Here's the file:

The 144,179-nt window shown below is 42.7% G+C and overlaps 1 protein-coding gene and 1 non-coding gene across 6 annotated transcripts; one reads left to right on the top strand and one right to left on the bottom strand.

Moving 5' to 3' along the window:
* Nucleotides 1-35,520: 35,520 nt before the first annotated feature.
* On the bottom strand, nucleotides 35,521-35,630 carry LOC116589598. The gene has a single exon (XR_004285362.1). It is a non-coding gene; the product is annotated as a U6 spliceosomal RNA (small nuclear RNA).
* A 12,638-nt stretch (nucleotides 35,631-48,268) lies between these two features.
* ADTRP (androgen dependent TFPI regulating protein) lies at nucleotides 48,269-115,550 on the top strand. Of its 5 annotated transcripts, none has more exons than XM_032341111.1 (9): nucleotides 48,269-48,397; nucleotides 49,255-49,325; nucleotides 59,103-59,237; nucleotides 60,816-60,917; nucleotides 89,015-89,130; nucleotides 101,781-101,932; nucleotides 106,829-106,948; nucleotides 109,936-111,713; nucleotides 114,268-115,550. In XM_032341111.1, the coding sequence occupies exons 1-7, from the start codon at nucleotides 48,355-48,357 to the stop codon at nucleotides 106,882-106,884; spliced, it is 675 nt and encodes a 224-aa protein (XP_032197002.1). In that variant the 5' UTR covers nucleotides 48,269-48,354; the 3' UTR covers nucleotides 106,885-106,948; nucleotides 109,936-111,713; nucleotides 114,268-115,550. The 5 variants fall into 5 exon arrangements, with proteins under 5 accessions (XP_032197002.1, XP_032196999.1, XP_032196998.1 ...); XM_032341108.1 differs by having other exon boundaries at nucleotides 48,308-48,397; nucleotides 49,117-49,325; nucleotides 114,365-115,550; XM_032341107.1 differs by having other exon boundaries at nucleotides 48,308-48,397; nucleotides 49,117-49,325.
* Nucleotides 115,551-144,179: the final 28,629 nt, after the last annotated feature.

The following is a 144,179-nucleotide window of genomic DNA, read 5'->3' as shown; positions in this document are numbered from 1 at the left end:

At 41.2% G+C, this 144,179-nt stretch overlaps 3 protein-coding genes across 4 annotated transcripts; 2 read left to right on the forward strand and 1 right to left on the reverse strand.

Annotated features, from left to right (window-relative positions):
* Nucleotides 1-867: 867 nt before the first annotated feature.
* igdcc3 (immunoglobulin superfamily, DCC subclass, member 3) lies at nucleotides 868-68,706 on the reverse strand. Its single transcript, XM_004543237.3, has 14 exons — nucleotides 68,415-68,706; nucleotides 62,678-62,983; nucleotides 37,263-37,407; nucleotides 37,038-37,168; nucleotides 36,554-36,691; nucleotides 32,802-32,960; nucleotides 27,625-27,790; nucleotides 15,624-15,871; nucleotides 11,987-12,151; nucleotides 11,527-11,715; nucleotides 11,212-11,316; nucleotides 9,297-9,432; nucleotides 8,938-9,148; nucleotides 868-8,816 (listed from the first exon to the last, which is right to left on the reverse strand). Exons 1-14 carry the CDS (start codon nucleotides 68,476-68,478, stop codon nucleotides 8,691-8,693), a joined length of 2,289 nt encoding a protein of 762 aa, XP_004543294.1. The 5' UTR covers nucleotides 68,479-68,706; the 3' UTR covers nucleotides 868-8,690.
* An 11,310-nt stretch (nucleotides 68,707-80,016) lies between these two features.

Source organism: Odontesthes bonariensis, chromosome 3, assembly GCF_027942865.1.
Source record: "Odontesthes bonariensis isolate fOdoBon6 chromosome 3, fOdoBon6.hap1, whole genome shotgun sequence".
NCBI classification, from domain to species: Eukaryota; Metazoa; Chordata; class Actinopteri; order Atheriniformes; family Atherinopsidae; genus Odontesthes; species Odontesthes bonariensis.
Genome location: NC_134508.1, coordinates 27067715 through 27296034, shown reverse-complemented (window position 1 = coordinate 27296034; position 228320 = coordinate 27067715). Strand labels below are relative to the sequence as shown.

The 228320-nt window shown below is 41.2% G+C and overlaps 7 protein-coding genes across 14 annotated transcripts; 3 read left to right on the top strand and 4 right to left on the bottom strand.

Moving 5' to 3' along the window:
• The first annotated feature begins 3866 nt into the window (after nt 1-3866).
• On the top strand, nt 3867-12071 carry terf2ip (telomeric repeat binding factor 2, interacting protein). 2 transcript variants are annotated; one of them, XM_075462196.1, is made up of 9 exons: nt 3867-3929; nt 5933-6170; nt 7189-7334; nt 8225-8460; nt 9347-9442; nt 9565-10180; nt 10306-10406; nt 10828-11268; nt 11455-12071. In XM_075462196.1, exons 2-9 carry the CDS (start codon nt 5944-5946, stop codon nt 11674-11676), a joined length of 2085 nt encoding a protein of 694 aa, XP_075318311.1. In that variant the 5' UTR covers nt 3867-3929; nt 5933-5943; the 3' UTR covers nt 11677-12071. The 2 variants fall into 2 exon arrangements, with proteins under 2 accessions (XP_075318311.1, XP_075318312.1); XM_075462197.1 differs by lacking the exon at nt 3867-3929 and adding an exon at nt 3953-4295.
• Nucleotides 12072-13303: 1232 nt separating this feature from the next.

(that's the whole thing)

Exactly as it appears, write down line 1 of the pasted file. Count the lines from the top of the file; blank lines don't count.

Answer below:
The 144,179-nt window shown below is 42.7% G+C and overlaps 1 protein-coding gene and 1 non-coding gene across 6 annotated transcripts; one reads left to right on the top strand and one right to left on the bottom strand.